Dallas ISD Trustees to Decide Fate of Schools Damaged by October Tornado

The schools that were damaged are Cary Middle School, Thomas Jefferson High School and Walnut Hill Elementary

NBCUniversal, Inc.

Dallas ISD schools still hang in limbo three months after being severely damaged from the tornado that ripped through Northwest Dallas in October.

District trustees on Thursday night will make a major decision on the fate of those campuses. This comes after months of discussion and input from the community.

The schools that were damaged are Cary Middle School, Thomas Jefferson High School and Walnut Hill Elementary.  

No matter which plan is chosen, badly damaged Cary Middle School will have to be replaced and will become Pre-K through 8th grade.

But for the other two schools, there are still some options the trustees are deciding at their meeting Thursday night, including whether to rebuild or renovate the existing structures.

Choosing to rebuild both buildings will place the total project price tag at just under $200 million, according to the district. While renovation would put the estimated expense just over $130 million.

But now, we're learning of a third option from trustee Edwin Flores of District 1, who will be leading the discussion at the meeting.

"I said what if we do partial replacement? Kept some of what's already there and what's new, relatively new from 2004. Kept that wing and kept the building we were adding on right now and then just replace the rest? So that dropped the price dramatically," he said. "I think that’s important and that is already taken into consideration with input from the community.”

Flores said whichever decision is made, there are other factors involved including the incorporation of modern day safety requirements.

"The city has a lot to say about what we can and can’t build and where. And if we rebuild, what are the new requirements? The schools were built 60 years ago and we haven’t built a new high school north of Northwest Highway in 67 years just to give you an idea. So this is a badly, desperately needed facility," he said. “What design features can we add to the building to make them both more secure from things happening outside the school? They will have tornado shelters. We can have that same design from scratch.”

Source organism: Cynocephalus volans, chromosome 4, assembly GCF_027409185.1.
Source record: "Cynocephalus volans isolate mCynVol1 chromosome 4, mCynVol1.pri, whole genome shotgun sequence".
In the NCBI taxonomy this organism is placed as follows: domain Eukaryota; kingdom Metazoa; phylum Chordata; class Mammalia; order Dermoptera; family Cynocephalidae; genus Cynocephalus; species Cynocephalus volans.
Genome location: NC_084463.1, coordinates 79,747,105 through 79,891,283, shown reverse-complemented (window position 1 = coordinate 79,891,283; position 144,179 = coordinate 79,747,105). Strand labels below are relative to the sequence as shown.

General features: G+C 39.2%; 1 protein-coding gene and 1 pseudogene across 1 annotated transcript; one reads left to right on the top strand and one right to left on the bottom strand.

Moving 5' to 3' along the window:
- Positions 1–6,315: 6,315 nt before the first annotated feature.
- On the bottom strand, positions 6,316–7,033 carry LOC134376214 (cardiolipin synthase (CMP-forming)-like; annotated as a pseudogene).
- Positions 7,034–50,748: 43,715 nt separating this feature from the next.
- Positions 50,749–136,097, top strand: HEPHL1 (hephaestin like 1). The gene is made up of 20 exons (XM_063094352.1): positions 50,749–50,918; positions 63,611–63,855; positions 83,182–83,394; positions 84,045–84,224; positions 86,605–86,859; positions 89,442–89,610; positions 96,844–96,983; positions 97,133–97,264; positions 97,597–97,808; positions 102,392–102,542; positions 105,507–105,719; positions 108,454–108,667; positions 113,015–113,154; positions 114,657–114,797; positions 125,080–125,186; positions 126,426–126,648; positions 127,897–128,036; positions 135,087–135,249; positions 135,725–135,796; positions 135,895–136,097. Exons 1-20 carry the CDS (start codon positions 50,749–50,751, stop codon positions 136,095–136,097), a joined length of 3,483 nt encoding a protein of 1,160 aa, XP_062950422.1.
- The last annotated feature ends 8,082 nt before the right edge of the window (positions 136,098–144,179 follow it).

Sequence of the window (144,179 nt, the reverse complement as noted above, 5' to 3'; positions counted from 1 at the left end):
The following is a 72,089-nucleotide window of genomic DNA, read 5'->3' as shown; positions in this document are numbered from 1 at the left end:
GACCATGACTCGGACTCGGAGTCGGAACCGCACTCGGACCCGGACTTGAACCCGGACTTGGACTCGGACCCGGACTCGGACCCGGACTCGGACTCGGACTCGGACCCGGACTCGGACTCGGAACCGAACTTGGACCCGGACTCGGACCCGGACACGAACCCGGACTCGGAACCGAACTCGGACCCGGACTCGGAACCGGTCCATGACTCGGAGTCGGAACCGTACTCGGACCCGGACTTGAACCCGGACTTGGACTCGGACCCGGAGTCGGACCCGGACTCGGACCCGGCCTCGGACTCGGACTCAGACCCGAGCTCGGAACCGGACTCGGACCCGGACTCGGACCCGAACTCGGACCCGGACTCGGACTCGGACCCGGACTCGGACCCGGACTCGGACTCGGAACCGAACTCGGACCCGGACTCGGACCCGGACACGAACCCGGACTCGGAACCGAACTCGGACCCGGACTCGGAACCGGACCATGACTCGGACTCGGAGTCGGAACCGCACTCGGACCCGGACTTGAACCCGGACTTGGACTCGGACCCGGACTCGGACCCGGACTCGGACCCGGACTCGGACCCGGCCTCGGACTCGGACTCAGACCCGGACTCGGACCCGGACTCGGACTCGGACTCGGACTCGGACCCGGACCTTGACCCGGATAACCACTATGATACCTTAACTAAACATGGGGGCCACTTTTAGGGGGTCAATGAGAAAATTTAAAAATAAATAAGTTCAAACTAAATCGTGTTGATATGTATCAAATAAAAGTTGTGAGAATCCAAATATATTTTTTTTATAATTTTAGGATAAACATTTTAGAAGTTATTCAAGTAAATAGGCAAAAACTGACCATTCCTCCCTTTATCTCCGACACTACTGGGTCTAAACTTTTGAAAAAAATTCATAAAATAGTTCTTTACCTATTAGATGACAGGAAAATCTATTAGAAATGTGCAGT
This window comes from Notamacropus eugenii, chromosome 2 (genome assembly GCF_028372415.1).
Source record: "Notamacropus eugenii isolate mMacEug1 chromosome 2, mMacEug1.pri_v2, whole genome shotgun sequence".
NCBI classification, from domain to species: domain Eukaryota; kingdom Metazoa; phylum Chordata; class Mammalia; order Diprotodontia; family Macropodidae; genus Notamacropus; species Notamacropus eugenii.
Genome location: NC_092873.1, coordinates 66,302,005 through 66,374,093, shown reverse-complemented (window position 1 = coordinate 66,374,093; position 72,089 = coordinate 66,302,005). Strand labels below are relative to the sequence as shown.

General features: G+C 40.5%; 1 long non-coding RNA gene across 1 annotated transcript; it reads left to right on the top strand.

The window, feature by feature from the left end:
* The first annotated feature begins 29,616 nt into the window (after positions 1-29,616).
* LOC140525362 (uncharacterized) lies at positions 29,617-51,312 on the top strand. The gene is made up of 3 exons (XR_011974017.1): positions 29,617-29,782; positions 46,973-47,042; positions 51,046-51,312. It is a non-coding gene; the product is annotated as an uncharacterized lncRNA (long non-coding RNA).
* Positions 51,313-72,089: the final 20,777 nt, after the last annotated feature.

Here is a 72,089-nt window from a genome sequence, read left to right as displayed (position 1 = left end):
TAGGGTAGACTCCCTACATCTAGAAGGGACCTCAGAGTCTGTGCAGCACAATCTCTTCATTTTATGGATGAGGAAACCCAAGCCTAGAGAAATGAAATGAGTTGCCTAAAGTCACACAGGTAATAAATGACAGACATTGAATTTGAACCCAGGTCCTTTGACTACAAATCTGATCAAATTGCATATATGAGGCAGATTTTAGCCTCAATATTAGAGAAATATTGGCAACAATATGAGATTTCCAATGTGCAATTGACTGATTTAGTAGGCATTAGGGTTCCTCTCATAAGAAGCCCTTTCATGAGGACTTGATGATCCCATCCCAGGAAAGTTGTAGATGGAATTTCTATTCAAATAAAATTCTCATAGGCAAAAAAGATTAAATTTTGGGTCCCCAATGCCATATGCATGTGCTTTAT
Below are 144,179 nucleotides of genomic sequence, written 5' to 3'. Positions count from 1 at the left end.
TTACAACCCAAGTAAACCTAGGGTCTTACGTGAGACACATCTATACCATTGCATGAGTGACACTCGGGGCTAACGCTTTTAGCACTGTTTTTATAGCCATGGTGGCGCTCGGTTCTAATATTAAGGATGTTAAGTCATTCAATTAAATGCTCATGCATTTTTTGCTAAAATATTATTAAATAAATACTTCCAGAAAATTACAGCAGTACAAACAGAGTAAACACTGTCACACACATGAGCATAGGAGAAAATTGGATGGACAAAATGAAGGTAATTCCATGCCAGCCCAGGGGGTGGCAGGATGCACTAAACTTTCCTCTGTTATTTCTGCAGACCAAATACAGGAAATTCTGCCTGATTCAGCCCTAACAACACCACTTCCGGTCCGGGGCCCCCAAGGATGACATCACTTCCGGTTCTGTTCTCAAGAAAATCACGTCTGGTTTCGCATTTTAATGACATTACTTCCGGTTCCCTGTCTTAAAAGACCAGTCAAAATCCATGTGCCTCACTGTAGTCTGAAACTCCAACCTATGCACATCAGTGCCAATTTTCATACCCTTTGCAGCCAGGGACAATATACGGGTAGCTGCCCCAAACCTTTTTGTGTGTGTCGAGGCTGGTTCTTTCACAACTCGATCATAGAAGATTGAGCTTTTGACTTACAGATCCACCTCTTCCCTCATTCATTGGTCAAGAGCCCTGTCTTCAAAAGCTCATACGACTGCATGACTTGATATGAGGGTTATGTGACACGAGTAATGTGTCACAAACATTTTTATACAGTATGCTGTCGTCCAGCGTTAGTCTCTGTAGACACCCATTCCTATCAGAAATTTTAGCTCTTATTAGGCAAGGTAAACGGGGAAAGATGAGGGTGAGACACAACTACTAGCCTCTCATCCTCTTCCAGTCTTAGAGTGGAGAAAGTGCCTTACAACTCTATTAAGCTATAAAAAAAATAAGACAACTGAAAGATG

Either way, Superintendent Michael Hinojosa told reporters there will be funding for the project from a combination of district funds, insurance money and bond money.

“Some things that I know the administration agrees with, is the need for haste. We need those kids and families back in their schools," said Flores.

But while decisions will be made at the trustee meeting to move forward with architects and the procurement method, the next steps are not an overnight process. The district says it could take until August 2022 to get the schools back up and running.

Flores thanked students and parents who have been traveling to temporary locations for school. He said additional counselors have been added to those campuses to assist students through this transition.

"We are fortunate to have an old DISD facility to use as a temporary place for the students to go to a few miles away," he said. "It’s natural disasters and still it takes some adjustment. I think that we’re trying to provide those resources for those kids and the families."

Trustee Flores also thanked the community for their support in donations to help these schools rebuild, totaling so far at $4.5 million. He said the Dallas Education Foundation is helping provide oversight for those dollars.

"Thank those students and families that have stuck with us and are traveling all the way to their new locations. Thank you to the families who we split at the middle school because unfortunately, we didn’t have an option. We also want to thank the community, the outpouring of support, and philanthropic volunteers -- people helping our students and wanting to help, wanting to be involved," he said.

Contact Us